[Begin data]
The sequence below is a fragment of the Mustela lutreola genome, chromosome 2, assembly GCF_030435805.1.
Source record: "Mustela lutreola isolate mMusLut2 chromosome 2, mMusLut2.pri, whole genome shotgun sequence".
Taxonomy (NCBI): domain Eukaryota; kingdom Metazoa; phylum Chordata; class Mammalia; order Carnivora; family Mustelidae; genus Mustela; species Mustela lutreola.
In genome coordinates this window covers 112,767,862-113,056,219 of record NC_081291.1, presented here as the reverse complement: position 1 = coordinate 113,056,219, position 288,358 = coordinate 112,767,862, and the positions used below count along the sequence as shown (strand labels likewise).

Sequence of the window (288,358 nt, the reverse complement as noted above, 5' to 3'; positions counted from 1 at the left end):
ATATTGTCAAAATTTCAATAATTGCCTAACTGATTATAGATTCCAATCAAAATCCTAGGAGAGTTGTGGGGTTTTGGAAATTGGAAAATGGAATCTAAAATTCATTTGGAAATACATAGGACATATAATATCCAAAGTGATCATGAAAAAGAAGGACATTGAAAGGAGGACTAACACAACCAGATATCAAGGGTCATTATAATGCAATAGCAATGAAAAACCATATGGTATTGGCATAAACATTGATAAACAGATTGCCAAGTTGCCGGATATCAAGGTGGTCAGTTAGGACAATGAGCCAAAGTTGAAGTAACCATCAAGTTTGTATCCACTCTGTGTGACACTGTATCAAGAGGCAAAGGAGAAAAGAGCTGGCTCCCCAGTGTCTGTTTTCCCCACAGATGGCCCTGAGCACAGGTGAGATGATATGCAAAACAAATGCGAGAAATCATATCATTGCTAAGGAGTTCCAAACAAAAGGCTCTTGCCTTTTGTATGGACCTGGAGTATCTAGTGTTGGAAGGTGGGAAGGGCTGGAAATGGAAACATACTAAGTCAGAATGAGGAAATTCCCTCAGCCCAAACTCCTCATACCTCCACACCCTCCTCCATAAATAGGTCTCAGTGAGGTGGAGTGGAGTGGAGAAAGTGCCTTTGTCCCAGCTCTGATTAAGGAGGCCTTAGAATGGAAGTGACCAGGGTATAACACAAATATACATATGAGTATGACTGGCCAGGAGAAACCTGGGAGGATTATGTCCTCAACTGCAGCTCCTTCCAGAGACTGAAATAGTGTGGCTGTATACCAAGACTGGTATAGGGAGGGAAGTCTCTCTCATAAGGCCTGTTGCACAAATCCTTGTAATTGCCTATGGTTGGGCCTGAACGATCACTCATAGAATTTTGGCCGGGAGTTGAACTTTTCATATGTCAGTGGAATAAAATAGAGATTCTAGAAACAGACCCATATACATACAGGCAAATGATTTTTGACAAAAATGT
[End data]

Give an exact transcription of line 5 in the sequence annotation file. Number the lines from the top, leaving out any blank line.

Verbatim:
Sequence of the window (288,358 nt, the reverse complement as noted above, 5' to 3'; positions counted from 1 at the left end):